If you're hitting the ground behind the ball (a fat shot) or making contact with it on the bottom portion of the clubhead (a thin shot), there's a good chance you're not maintaining the tilt of that life preserver, says golf instructor Jeff Ritter (@mttgolf), who runs the Make the Turn Performance center at Poppy Hills Golf Club in Pebble Beach. On the practice range, Ritter suggests two drills. The first is to move your left shoulder down toward the ball during the backswing. Then, once you become comfortable with that, work on the second half of the swing by moving the right shoulder toward the ball during the downswing. The lower body should rotate toward the target ahead of this shoulder move. You'll eventually want to blend these two drills into one fluid motion. And pay attention to your weight and body orientation, he says. You don't want your weight moving too far into your toes or heels.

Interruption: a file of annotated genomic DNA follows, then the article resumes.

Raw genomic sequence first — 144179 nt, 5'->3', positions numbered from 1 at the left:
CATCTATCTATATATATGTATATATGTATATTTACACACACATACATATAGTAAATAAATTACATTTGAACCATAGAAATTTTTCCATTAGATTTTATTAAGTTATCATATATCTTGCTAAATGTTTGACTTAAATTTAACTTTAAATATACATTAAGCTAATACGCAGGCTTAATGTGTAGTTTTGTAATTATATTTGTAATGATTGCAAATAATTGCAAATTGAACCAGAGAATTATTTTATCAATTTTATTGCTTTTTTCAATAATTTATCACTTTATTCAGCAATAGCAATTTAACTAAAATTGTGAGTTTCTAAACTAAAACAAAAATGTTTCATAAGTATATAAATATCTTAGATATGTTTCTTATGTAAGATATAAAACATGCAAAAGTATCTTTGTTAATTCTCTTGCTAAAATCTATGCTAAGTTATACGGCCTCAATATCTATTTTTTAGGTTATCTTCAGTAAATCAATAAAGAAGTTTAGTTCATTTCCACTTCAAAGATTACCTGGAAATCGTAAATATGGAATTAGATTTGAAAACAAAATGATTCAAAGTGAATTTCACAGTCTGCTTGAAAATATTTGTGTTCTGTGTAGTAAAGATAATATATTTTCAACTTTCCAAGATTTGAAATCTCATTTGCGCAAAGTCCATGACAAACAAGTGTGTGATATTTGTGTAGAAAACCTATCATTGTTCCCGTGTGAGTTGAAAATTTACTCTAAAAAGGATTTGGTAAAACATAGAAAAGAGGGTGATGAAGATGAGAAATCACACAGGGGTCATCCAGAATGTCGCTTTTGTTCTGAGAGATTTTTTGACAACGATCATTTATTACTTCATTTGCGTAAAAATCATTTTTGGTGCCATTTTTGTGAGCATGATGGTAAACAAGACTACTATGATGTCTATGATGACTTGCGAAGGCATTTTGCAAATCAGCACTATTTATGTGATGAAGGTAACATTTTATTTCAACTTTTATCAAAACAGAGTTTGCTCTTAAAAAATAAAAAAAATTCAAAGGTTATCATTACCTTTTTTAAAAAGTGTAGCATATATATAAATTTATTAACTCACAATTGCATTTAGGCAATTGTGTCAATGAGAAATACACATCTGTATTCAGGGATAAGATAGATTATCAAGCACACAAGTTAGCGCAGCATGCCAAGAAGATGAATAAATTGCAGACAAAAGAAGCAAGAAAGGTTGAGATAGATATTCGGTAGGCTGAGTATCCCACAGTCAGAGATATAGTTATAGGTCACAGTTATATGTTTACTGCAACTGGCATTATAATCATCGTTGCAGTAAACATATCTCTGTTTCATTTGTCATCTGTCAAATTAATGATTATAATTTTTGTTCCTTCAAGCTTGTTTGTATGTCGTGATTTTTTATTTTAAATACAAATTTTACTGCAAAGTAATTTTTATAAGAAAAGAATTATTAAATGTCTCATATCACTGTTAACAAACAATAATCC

Related: Watch Make The Turn video series with Jeff Ritter

If you're struggling with these moves, the problem might be weak oblique muscles. The obliques are part of the core-muscle family and reside of the sides of your torso. They are key to thoracic (mid spine) rotation and, if they are weak, you'll struggle to turn back and through with the proper tilt of your upper body.

To train them, first work on improving their stability. Side planks are great.

Hold this position for as long as you can. Just make sure your arm stays stacked under your shoulder joint when you do them and don't let your body sag at the hips. Remember to do both sides. If you're able to hold the plank easily for over a minute, you're ready for a more advanced exercise that helps train the correct upper body tilt and rotation while improving lower-body stability. This one comes from PGA Tour trainer Joey Diosalvi (@coachjoeyd).


Rotate your upper body in both directions while maintaining your balance. Strive to do two sets of five turns in each direction and then switch leg positions to improve muscular symmetry.

Ron Kaspriske is the fitness editor of Golf Digest.